That was a lesson for Boal in the importance of building a coalition of spokespeople to drum up advocacy. Change management is never delivered by lone wolfs.

“Plus, you don’t want to be known as the software guy running around saying, you’ve got to do this and that,” Boal said. “This message has been strongly reinforced from the top so it’s not like I’m Robinson Crusoe, this is a company-wide effort.”

At times, Boal’s early messaging could have been described as cajoling on steroids. Cisco had made huge investments in building a Customer Experience (CX) function, supported by sizeable transformation in Engineering, Product and Finance divisions.

“Every department was changing but what was sales going to do differently?” Boal recalled. “That was part of my early messaging but if you’re not linking it back to the overarching company narrative then it’s not going to work.

“If I had more time, I would have got Thomas on-board earlier so we could have better articulated the prize. If we do this well, we’ll have happier customers and we’re going to overachieve our company metrics.”

Another key factor in the decision to task Boal with leading internal transformation efforts was credibility – this is a leader who ran the vendor’s trans-Tasman business for almost eight years.

“Perhaps I came in with an ounce of credibility,” he accepted. “At least I’d run a theatre so I could empathise with a day in the life of an in-market Vice President or someone covering a large territory.”

Coming from a position of respect is fundamental but even that has a runway. The support of Thomas and Dave West – President of APJC – from an executive leadership standpoint has been mission-critical in Boal achieving progress.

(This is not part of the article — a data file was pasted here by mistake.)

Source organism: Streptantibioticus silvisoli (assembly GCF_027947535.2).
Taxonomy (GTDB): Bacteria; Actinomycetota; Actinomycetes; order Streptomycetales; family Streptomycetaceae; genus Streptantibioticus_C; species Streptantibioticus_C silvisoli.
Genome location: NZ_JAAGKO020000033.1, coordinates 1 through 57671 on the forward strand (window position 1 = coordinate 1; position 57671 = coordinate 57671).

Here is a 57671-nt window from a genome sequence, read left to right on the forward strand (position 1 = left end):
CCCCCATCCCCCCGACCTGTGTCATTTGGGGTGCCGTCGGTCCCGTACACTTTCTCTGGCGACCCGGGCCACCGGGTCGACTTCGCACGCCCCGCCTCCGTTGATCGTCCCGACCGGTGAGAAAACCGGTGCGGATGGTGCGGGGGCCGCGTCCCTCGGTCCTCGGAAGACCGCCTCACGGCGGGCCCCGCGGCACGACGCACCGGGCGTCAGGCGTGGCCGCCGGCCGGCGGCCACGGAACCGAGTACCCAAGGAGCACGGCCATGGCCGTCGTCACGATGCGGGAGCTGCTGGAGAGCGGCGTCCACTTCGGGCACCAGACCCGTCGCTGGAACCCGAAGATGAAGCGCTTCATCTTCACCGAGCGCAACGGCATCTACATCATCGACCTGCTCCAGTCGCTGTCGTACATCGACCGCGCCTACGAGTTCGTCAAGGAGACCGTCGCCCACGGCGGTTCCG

“But you can’t walk around saying, ‘just do it because Dave said so’,” Boal clarified. “Dave has backed this plan and provided great air cover but the work extends to getting every sales leader in the organisation – hundreds in leadership and many more frontline sellers – to turn to this way of thinking.”

Having been at Cisco for more than 20 years, Boal has also relished the opportunity to engage with fresh blood joining the company. At global, regional and local levels, new leaders have been recruited from Microsoft, Salesforce, Oracle and co. – vendors well-versed in the world of software.

“This is business as usual, very normal,” Boal said. “That’s given us the confidence that we’re on the right track.”

The split between hardware and software varies depending on the deal, sometimes hardware can represent as much as 80% of a project or as little as 20%.

“The more software we sell, the more hardware we sell, and vice versa,” Boal said.

“We determine the most effective way for the customer to consume and procure that software. It’s an enterprise agreement looking at the financing model, the services required from Cisco and our partners, the upfront design and build services and the implementation.”

The best analogy to articulate the change brought about by a rise in software networks is to reference the hybrid car, which can run on either electric or petrol. According to Boal, Cisco can ill afford to sell a new software network but have the customer run operations in petrol mode.

Some businesses have bought into the new but struggle to extract true value from the purchase. Then the work of operations, network and infrastructure teams kick into gear as a customer success function to reinforce the modernised approach.

“Electric mode or petrol mode, we have to reinforce our position,” Boal confirmed.